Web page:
The last place you'd expect to land during a relaxing summer getaway is in the emergency room, but according to a national survey, it happens more often than we think.
According to a recent survey from Orlando Health, one in four travelers will wind up adding an ER visit to their vacation destinations.
“Most of our visits from tourists are the routine kind of things people suffer from at home," said Dr. Steven Corbett, an emergency medicine physician at Orlando Health’s Dr. P. Phillips Hospital, which has one of the busiest emergency rooms in the country.
“[However,] we do see a lot of things that are related to activities they perhaps don’t participate in at home,” he said.
The types of illnesses and injuries that befall tourists range anywhere from food and alcohol overindulgence to aggravated allergies.
“There are pollens, plants and exposures that people don’t have at home,” Corbett said.
Sun overexposure also lands many visitors in the hospital. Corbett said bad sunburn often brings many foreign visitors to his ER.
“We do [see a rise in ER visits] with summer vacation and kids out of school doing all kinds of activities outside,” said Dr. Jason Eppler, the chairman and medical director of department of emergency services at Research Medical Center in Kansas City, Missouri.
Cuts, scrapes and broken bones resulting from slips and falls are all too common among children, especially near wet pool areas. Corbett cautioned that parents be vigilant when taking kids for a swim to prevent tragedies.
“We’ve seen children who have been unobserved and even drowning and near-drowning accidents," he said.
Many tourists end up sick or hurt simply due to lack of preparation. What may appear to be common-sense tasks might slip under the radar during the excitement of planning a vacation.
“It seems like it’s always just a frantic thing to get your plans and your packing done," Eppler said. "I don’t think people really take into account that they could encounter a medical emergency."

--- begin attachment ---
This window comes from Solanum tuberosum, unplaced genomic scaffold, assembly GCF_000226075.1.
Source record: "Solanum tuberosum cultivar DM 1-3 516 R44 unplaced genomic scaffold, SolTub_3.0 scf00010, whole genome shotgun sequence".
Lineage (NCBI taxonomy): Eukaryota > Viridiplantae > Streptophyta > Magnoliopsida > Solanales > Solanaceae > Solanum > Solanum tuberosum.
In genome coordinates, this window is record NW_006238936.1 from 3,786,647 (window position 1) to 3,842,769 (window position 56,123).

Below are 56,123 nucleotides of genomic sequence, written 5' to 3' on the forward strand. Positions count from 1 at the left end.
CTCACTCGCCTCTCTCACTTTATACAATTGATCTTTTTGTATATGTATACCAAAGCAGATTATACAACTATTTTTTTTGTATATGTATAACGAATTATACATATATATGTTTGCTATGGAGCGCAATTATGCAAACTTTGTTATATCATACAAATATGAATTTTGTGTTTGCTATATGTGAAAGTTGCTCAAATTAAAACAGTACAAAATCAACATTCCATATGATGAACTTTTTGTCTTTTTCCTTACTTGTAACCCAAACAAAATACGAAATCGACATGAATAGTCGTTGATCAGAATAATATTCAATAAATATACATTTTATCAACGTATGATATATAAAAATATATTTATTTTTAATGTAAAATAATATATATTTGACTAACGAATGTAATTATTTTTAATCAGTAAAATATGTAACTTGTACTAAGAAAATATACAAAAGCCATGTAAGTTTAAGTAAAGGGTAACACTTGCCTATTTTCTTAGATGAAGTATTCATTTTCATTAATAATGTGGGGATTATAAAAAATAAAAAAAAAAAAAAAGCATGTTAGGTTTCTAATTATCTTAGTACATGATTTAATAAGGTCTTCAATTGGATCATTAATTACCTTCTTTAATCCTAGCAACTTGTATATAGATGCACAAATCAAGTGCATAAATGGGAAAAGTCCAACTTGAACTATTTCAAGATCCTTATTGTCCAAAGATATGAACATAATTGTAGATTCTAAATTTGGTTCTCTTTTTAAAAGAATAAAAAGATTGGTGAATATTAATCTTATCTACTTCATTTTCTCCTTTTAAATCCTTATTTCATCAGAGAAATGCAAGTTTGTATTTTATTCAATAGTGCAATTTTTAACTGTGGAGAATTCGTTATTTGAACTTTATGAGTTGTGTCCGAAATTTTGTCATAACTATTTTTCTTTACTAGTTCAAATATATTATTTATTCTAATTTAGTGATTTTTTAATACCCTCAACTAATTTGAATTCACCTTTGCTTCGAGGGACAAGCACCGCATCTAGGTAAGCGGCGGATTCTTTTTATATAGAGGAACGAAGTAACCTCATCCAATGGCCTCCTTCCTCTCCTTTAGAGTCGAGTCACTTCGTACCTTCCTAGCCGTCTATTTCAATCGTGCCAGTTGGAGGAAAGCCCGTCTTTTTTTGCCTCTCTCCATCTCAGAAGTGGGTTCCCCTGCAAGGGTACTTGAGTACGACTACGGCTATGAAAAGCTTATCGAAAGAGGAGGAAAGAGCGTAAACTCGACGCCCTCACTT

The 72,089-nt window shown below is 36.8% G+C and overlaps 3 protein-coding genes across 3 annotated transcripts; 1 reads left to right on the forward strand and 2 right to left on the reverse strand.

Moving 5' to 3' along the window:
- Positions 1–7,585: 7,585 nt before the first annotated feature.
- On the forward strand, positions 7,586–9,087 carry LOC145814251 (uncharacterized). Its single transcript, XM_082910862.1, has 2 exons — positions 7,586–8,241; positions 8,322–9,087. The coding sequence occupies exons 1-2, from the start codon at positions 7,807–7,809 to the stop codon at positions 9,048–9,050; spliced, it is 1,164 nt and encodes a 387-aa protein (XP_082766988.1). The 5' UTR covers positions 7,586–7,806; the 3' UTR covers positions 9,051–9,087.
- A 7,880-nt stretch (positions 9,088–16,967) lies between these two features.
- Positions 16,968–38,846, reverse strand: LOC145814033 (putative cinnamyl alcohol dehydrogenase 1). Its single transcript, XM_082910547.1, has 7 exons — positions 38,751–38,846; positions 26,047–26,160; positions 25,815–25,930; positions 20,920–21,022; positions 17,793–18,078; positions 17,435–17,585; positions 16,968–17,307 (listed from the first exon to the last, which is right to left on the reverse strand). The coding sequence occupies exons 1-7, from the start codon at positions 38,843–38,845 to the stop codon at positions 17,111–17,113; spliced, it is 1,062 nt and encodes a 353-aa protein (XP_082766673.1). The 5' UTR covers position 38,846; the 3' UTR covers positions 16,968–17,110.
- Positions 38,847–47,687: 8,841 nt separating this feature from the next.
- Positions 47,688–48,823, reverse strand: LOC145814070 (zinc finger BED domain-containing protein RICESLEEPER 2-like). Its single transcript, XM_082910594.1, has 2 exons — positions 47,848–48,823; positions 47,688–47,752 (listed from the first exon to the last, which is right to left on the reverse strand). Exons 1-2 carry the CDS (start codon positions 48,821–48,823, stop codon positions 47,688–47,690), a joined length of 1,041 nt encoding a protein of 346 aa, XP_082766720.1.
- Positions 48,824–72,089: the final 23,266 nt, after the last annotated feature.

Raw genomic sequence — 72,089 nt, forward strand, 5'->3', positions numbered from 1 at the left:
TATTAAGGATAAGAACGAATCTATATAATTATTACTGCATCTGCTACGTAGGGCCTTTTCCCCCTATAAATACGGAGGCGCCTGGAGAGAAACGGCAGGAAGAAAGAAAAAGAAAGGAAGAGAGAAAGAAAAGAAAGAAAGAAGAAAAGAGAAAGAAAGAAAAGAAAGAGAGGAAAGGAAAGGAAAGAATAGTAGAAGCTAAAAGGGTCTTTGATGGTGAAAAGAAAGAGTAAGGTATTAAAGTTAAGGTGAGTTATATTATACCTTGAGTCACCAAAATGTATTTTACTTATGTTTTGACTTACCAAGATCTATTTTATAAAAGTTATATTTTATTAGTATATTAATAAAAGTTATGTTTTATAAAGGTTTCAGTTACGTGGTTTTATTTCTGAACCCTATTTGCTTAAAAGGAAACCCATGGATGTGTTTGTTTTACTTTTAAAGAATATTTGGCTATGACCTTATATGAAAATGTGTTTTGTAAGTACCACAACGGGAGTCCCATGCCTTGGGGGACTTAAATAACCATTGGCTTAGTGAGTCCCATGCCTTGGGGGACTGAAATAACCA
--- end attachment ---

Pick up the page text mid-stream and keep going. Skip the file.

Orlando Health experts recommended a few tips for families to keep in mind in for developing an emergency preparedness plan.
These include getting travel insurance if you’re leaving the country, since Medicare and some private plans won’t cover medical expenses incurred abroad, bringing photos of essential prescription medications and filling those prescriptions before departing.
Experts also suggested packing medications in carry-on luggage in case bags get lost in transit.
Corbett recommended that people with significant medical conditions keep records of important medical information handy, adding that people often assume that gathering records from another hospital while out of town is a simple task.
“Heart patients, for instance, to bring an EKG and a summary of your most recent hospital stay is very helpful,” he said.
Knowing where the closest emergency rooms and urgent care centers are located will help avoid a frantic last-minute search for a facility in an unfamiliar place, said Eppler.
Eppler also recommended keeping healthy snacks available, especially for children, and remaining adequately hydrated.
“A thing that people don’t realize is that a lot of heat illness can arise and people can dehydrate without adequate salt and electrolyte intake,” he added.
Corbett and Eppler recommended taking it easy on alcoholic beverages, which can lead to further dehydration.
Setting ground rules with children before the vacation starts can go a long way in preventing accidents, Corbett suggested.
He also advised that fatigued parents get enough rest and avoid stress to prevent auto accidents and other injuries.
For more safety and preparedness tips, visit AccuWeather.com/Ready.